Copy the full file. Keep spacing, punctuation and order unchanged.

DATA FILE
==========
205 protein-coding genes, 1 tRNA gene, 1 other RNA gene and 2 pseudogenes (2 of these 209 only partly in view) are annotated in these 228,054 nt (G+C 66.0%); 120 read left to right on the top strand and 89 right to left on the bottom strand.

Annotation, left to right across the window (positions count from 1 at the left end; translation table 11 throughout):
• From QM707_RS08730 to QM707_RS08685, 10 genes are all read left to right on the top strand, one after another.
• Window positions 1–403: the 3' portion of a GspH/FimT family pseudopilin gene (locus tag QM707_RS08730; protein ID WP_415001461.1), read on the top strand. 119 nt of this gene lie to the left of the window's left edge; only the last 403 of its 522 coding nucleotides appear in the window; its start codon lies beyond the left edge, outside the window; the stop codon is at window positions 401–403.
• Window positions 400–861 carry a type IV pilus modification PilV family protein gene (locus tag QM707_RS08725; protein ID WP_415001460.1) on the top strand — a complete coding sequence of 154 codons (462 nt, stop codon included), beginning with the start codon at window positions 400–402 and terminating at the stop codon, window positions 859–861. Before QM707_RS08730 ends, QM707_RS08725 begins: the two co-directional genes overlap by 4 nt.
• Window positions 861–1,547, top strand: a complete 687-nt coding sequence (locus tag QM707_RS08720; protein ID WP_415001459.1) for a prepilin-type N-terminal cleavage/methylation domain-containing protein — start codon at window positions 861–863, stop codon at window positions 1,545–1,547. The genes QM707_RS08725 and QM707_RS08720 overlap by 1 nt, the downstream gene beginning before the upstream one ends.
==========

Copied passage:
205 protein-coding genes, 1 tRNA gene, 1 other RNA gene and 2 pseudogenes (2 of these 209 only partly in view) are annotated in these 228,054 nt (G+C 66.0%); 120 read left to right on the top strand and 89 right to left on the bottom strand.

Annotation, left to right across the window (positions count from 1 at the left end; translation table 11 throughout):
• From QM707_RS08730 to QM707_RS08685, 10 genes are all read left to right on the top strand, one after another.
• Window positions 1–403: the 3' portion of a GspH/FimT family pseudopilin gene (locus tag QM707_RS08730; protein ID WP_415001461.1), read on the top strand. 119 nt of this gene lie to the left of the window's left edge; only the last 403 of its 522 coding nucleotides appear in the window; its start codon lies beyond the left edge, outside the window; the stop codon is at window positions 401–403.
• Window positions 400–861 carry a type IV pilus modification PilV family protein gene (locus tag QM707_RS08725; protein ID WP_415001460.1) on the top strand — a complete coding sequence of 154 codons (462 nt, stop codon included), beginning with the start codon at window positions 400–402 and terminating at the stop codon, window positions 859–861. Before QM707_RS08730 ends, QM707_RS08725 begins: the two co-directional genes overlap by 4 nt.
• Window positions 861–1,547, top strand: a complete 687-nt coding sequence (locus tag QM707_RS08720; protein ID WP_415001459.1) for a prepilin-type N-terminal cleavage/methylation domain-containing protein — start codon at window positions 861–863, stop codon at window positions 1,545–1,547. The genes QM707_RS08725 and QM707_RS08720 overlap by 1 nt, the downstream gene beginning before the upstream one ends.